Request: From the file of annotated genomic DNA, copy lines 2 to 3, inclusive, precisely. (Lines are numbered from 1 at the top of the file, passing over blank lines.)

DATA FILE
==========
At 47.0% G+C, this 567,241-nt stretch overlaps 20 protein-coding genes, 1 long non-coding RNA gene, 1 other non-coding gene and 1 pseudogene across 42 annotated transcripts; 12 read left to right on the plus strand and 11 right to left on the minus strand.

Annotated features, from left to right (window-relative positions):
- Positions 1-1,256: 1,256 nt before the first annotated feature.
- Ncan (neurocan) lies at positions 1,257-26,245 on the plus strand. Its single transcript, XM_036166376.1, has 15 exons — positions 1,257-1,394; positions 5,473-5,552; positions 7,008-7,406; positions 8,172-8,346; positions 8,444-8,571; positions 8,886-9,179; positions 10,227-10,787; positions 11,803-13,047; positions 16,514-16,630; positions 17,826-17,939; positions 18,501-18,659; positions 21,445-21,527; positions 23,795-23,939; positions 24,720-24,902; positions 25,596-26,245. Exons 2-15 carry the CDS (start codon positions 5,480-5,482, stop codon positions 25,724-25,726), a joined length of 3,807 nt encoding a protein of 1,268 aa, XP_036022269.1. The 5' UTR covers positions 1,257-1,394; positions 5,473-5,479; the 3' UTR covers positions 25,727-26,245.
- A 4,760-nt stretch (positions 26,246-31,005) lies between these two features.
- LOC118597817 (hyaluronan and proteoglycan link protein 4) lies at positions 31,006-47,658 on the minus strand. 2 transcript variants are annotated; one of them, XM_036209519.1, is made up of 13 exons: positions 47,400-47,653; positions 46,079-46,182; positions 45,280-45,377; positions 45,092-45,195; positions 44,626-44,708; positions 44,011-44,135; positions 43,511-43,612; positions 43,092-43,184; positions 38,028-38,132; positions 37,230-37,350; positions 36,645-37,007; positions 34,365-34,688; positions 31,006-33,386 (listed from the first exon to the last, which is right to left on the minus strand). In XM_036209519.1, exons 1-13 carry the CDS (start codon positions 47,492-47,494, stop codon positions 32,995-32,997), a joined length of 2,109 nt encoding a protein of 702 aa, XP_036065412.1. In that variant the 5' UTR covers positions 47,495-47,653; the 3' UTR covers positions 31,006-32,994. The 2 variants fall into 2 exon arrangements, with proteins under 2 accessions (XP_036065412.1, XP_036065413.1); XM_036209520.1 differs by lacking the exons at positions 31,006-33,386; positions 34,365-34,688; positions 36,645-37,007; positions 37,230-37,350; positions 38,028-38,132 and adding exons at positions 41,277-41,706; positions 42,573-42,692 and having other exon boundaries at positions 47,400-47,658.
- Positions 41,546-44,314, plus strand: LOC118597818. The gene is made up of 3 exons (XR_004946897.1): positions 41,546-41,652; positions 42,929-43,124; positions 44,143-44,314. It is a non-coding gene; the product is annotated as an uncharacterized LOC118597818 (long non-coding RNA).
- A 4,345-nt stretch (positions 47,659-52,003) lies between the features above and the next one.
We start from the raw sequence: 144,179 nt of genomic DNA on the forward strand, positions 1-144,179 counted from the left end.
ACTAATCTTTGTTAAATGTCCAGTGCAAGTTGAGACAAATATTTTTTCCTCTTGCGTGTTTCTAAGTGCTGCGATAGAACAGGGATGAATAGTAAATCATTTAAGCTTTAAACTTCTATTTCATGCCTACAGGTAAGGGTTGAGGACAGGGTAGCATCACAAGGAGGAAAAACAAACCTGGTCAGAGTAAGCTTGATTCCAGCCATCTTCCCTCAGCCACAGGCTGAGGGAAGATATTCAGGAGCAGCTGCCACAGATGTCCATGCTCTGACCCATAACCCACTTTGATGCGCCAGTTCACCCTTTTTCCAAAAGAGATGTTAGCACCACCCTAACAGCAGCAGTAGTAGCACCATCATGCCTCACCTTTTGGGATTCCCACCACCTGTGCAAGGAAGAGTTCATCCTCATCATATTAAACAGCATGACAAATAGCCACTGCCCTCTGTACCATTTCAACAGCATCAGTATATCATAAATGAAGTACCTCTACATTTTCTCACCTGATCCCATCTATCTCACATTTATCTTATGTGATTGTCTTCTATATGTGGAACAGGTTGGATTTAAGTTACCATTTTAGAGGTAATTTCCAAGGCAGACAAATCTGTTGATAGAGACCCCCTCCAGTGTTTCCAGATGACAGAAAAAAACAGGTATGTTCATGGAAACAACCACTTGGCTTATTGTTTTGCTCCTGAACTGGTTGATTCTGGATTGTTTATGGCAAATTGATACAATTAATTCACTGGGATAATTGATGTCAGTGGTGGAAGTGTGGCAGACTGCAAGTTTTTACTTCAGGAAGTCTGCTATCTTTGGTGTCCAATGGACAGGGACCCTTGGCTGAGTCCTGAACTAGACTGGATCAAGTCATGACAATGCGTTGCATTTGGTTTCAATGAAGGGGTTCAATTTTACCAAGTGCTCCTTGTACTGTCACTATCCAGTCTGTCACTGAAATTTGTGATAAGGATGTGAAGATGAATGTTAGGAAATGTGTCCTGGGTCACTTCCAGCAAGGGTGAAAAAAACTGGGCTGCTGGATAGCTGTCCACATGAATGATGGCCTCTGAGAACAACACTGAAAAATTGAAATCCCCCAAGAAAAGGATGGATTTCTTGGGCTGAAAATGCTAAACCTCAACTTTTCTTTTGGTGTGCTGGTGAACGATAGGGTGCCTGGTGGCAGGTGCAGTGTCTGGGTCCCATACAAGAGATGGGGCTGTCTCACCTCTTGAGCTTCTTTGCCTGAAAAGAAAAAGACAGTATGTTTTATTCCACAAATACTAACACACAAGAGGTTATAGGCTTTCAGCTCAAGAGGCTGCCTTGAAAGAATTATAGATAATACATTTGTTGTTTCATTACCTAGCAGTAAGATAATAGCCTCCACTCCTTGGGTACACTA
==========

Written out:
Annotated features, from left to right (window-relative positions):
- Positions 1-1,256: 1,256 nt before the first annotated feature.